Proposed New Tomaree Dive Site

Michael Almyer of Tourism Port Stephens recently advised us that a bid had been made to obtain a retired Naval vessel to be sunk off our coastline to create a dive-site.  Such sites have have added to the attractions at other prime Tourist locations with significant economic benefits to their local economies.

Signifigant research has been undertaken in relation to environmental and financial aspects of this proposal and Tourisim Port Stephens intends to undertake communituy consultation prior to implementaion of this initiative.  As a preliminary step Michael Almyer has agreed to outline this proposal to the next TRRA General Meeting on Monday 14 November.  Members will have an opportunity to ask questions and when more detail has been provided will need to consider our position.

Update: 

TRRA GENERAL MEETING 14 NOVEMBER 2011 

Michael Aylmer, Chairman of Port Stephens Tourism made a presentation to last night’s TRRA General Meeting in which he outlined their proposal to obtain a decommissioned naval vessel  to be sunk off Port Stephens to form an artificial reef for divers. A submission has been made to the Commonwealth  Government to secure one of the vessels which are to be disposed of in the near future.

Michael pointed out that the Commonwealth  is looking at options which would result in recovery of some funds from the disposals, but if this is not achieved, there may be a possibility of securing the stripped down hulk for sinking as a dive site.

Port Stephens Tourism has examined the outcome of similar dive site projects off the Sunshine Coast, Port Phillip Bay, in Western Australia and more recently off Avoca. In each case the vessels have become very popular dive sites with major spin off for the local tourist economy.

Preliminary discussions have been held with local interest groups including EcoNetwork, Recreational Fishers,  the Business Chamber and TRRA. The response has been positive. The Marine Parks Authority has also been supportive of the proposal subject to its meeting the requirements of environmental regulations and safeguards.

Michael stressed that the project was in its early stage and that there was competition from other tourist destinations. More detailed research and consultation with the community would be undertaken once there was an indication that their bid may succeed.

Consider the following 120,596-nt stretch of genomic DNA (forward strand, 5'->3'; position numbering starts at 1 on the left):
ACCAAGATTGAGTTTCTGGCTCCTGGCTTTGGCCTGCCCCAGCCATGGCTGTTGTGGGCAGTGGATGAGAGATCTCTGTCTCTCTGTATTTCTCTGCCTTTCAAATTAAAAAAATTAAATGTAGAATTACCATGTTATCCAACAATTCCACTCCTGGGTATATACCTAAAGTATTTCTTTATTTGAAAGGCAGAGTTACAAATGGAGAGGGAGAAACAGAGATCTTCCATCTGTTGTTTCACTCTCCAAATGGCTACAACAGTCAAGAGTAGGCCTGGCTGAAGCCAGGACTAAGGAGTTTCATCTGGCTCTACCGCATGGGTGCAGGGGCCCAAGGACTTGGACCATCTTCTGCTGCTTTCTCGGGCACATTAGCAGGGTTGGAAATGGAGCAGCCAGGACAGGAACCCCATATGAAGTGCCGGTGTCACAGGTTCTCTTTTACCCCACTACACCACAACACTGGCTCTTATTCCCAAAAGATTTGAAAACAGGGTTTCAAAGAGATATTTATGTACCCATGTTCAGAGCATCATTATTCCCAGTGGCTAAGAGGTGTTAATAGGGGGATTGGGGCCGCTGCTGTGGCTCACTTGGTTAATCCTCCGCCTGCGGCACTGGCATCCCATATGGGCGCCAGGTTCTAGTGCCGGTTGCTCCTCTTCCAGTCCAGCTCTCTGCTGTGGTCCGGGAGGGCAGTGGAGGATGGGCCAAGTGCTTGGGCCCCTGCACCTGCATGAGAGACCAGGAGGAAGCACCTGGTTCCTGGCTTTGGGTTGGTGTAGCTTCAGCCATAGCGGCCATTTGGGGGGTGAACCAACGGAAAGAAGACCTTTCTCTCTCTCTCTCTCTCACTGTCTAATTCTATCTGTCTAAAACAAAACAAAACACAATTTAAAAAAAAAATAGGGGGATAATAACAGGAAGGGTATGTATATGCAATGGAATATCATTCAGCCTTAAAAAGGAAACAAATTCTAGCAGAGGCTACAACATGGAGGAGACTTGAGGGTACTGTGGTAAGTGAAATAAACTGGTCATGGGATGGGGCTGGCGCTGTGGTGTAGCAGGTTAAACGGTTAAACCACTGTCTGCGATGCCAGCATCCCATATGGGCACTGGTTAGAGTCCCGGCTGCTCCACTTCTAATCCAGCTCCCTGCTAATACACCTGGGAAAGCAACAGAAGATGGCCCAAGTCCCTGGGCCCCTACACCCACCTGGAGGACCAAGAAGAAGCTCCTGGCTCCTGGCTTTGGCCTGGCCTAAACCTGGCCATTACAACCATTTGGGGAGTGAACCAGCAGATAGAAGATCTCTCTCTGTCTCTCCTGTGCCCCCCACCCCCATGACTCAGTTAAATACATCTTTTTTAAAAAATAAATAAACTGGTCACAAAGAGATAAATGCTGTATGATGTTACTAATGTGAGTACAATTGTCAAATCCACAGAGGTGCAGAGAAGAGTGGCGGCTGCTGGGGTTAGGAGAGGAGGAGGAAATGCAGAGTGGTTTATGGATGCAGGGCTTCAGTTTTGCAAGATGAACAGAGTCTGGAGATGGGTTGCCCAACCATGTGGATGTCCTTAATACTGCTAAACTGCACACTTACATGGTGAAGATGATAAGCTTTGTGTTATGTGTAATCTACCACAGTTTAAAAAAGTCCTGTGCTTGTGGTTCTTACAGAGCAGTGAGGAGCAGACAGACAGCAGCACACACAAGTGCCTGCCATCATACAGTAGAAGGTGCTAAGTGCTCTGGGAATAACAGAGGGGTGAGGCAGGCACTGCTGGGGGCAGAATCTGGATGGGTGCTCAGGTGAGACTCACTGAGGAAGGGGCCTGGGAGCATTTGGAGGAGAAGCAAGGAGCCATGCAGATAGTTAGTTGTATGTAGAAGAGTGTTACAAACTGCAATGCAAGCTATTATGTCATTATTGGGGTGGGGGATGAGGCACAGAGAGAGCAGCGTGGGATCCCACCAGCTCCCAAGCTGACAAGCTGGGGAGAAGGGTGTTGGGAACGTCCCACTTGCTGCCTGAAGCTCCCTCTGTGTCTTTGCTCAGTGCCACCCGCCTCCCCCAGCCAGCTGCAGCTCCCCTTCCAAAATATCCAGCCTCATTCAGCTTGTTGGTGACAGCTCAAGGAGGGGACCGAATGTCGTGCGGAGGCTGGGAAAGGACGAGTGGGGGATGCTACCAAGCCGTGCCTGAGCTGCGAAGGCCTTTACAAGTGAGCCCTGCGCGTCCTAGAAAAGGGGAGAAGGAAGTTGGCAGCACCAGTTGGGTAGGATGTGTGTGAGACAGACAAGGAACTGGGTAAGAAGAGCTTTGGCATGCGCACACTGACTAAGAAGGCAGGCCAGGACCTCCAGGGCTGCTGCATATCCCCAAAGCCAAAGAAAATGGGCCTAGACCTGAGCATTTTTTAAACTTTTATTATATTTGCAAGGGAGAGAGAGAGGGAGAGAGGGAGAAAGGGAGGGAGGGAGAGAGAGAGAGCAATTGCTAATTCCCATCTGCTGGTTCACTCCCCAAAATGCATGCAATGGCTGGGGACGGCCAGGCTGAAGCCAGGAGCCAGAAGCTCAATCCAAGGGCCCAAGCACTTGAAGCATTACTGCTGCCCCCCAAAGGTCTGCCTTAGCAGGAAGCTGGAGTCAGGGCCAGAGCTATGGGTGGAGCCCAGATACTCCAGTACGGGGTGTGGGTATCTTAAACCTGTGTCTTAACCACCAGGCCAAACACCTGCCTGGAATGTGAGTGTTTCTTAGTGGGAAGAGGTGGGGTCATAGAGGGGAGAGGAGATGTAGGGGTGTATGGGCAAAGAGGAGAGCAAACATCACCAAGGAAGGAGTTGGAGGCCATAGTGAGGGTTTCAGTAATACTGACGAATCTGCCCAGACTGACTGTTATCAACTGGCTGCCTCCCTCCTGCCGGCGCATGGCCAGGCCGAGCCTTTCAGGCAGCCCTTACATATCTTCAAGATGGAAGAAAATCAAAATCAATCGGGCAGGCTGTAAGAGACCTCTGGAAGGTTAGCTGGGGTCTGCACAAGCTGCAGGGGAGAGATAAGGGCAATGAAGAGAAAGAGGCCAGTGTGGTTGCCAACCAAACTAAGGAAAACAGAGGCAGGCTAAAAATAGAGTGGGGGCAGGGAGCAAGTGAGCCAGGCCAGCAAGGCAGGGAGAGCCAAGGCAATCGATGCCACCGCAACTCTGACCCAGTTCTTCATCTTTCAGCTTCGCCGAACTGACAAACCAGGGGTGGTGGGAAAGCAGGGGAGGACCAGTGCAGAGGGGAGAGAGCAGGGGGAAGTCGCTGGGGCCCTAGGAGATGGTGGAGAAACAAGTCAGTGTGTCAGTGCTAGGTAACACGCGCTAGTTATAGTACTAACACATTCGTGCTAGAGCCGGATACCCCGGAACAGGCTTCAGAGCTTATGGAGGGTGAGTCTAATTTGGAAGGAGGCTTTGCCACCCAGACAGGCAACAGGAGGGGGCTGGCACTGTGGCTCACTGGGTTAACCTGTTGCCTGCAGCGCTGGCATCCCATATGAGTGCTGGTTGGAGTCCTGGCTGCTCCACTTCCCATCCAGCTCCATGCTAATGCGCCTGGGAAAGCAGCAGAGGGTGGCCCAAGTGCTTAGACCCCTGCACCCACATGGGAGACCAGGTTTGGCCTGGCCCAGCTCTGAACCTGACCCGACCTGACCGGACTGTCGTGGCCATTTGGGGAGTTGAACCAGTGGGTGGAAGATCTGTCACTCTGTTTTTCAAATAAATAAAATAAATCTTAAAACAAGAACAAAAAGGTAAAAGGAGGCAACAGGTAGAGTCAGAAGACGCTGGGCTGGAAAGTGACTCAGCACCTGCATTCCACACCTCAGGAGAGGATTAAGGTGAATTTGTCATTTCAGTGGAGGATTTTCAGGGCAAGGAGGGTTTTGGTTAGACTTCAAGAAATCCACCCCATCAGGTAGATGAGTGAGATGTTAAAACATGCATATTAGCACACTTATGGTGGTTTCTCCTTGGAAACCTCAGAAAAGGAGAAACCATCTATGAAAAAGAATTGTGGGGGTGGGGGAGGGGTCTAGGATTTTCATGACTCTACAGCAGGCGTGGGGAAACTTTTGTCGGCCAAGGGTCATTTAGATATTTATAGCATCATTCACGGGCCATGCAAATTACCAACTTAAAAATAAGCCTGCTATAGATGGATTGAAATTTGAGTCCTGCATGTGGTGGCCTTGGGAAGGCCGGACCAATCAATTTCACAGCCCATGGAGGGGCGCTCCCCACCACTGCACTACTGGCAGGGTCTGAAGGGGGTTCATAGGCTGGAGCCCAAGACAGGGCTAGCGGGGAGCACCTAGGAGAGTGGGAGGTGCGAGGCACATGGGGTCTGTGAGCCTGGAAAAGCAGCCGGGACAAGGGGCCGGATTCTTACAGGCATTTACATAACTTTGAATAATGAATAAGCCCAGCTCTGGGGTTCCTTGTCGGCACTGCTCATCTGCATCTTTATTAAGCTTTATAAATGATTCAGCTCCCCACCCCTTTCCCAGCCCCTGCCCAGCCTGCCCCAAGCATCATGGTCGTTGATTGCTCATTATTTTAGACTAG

Questions from the floor related to the environmental impact, the potential cost impact on the local community and the economic benefits associated with dive related activity.

Reference was made to the concerns raised on the Central Coast  in relation to the sinking of the HMAS Adelaide off Avoca.  Michael  said that there are very stringent standards applied to decommissioning which required the removal of all equipment and toxic substances  even if the vessel was to be sold to breakers overseas.  He also said that careful planning would be necessary to select a site with a sandy bottom and suitable currents to avoid movement of the hulk once it was sunk. The vessel would be positioned to allow free flow of the sea current around the hull and to avoid creation of any negative impact at the shoreline. The early preference is for a site somewhere between Tomaree Headland and Broughton Island.  There appears to be no evidence of environmental objections associated with existing  dive sites which have been in position for some time.

Michael advised that their submission made it clear that Port Stephens would not be prepared to fund the preparation of the vessel for sinking or the placement of the hulk. Accordingly, no costs would be passed on to ratepayers.  An ongoing management arrangement would be required to ensure safety of the operation and this may be through  Port Stephens Tourism. Dive boat operators would have to be licenced and pay suitable fees. Divers would also pay fees.

The dive site would become part of the overall infrastructure for tourism in Port Stephens and divers can be expected to spend in the locality on accommodation, food and the usual range of visitor goods and services.  The point was made that divers tend to continue to  visit in the off-season and mid-week which would help mitigate the seasonality problem of tourism in the Port Stephens locality.  While day visits may be a major component of the market,  divers like to follow a trail of sites over a period and this would result in overnight stays.

Prepared by Geoff Washington

Chairman TRRA

 

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